Remittances recover in July 2018


“The rise in personal remittances during the first seven months of 2018 was supported by an increase of 2.8 percent and four percent in remittance inflows from land-based workers with work contracts of one year or more and sea-based workers and land-based workers with short-term contracts, respectively,” BSP Governor Nestor Espenilla said.
Edd Gumban/File

Lawrence Agcaoili (The Philippine Star) - September 18, 2018 - 12:00am 
 
MANILA, Philippines — Personal remittances from overseas Filipinos bounced back in July, rising by 4.5 percent to $2.67 billion from $2.56 billion in the same month last year, according to the Bangko Sentral ng Pilipinas.

This brought the first seven months’ tally to $18.46 billion, $529 million higher than the $17.92 billion recorded in the same period last year. Personal remittances consist of cash and non-cash items that flow through both formal or via electronic wire and informal channels such as money or goods carried across borders.

“The rise in personal remittances during the first seven months of 2018 was supported by an increase of 2.8 percent and four percent in remittance inflows from land-based workers with work contracts of one year or more and sea-based workers and land-based workers with short-term contracts, respectively,” BSP Governor Nestor Espenilla said.

On the other hand, the BSP chief said cash remittances coursed through banks rose by 5.2 percent to $2.4 billion in July from $2.28 billion in the same month last year.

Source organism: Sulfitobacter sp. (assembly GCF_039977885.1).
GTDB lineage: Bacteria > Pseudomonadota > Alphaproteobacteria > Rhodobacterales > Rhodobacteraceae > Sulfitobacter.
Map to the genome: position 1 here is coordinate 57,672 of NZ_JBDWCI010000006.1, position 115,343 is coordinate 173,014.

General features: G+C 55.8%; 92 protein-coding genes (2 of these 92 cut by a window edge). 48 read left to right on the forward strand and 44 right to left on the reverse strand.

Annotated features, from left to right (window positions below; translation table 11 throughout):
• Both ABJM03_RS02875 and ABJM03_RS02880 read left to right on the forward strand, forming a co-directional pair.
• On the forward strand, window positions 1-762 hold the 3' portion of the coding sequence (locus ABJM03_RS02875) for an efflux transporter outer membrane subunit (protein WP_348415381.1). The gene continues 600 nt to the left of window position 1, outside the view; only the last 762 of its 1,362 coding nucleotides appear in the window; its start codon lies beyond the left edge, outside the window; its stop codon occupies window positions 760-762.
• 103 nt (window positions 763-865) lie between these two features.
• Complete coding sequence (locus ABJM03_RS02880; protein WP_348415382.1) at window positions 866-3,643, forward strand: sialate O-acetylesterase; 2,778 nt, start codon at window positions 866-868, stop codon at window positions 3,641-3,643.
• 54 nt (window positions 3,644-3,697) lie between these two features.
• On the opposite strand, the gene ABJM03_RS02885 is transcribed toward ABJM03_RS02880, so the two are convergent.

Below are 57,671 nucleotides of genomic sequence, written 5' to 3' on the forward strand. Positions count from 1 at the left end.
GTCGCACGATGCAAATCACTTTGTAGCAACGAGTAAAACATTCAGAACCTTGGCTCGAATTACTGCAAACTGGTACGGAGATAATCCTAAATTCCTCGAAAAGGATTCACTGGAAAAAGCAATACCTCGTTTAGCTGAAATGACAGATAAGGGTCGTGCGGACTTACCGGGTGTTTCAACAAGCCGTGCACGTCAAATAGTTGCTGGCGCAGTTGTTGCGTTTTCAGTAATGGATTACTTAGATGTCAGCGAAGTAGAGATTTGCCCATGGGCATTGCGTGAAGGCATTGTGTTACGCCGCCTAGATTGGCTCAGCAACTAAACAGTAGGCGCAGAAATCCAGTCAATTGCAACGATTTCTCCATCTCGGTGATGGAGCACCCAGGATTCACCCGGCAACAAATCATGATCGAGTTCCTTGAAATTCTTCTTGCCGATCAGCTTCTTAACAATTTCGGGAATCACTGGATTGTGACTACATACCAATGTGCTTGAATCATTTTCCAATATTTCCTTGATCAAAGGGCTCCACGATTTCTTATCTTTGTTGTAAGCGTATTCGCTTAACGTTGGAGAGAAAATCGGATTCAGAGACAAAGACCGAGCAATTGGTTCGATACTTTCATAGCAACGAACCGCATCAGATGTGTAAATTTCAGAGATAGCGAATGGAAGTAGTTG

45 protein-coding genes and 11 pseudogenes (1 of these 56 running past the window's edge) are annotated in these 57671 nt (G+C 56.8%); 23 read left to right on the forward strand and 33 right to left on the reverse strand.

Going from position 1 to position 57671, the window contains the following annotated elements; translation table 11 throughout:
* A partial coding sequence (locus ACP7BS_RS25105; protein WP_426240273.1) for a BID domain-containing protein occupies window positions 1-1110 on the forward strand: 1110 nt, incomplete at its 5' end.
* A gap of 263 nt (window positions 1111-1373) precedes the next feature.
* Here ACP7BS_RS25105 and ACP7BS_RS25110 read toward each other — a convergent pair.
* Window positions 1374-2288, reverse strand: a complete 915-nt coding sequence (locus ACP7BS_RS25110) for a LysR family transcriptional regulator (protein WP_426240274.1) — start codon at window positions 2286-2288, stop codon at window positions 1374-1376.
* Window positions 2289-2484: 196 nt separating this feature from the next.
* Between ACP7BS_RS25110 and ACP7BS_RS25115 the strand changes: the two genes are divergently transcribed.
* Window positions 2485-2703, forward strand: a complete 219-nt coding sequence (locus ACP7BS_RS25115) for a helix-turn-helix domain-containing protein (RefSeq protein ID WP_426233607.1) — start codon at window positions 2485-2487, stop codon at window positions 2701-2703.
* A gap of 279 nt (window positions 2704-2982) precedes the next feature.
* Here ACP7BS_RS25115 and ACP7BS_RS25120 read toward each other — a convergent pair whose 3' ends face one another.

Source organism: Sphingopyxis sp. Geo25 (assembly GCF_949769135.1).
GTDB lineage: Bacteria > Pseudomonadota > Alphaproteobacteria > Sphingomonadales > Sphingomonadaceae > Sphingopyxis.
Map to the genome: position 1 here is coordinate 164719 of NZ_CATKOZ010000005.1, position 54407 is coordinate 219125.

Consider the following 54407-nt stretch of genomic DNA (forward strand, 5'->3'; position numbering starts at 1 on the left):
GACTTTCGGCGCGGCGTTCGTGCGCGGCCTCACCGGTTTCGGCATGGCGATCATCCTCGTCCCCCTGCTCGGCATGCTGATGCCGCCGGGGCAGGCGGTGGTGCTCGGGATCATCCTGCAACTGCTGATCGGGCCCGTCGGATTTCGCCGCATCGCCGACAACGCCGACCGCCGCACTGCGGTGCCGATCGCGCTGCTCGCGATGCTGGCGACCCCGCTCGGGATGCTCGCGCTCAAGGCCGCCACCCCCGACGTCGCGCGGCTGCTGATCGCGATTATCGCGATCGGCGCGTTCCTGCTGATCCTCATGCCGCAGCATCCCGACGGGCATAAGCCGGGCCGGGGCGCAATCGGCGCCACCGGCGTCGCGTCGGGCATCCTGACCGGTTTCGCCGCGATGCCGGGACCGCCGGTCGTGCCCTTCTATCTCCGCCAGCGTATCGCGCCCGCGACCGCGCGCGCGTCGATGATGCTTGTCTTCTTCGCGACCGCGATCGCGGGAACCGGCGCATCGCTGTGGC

He said cash remittances sent by land-based workers grew by 4.5 percent to $1.9 billion, while those from sea-based workers expanded by 7.8 percent to $511 million.

The cash remittances for July came mainly from the US, Canada, the United Kingdom, and Germany.

For the first seven months, cash remittances inched up three percent to $16.6 billion from $16.09 billion in the same period in 2017.

In particular, cash remittances from land-based and sea-based workers totaled $13.1 billion and $3.5 billion, respectively. More than 79 percent of the total cash remittances came from the US, Saudi Arabia, United Arab Emirates, Singapore, Japan, UK, Qatar, Canada, Germany, and Hong Kong.

The BSP has set a four percent growth target for both personal and cash remittances this year.

Beneficiaries of remittances emerge as one of the winners of the continued weakening of the peso against the dollar.

Remittances continue to boost personal consumption, helping sustain a steady growth. Personal remittances accounted for 10 percent of gross domestic product (GDP) and 8.3 percent of gross national income (GNI) last year.

ING Bank Manila senior economist Joey Cuyegkeng said the capital inflows and the hawkish BSP would moderate or offset the weakening bias resulting from the

current account deficit, while moderating private sector growth with higher financing costs.
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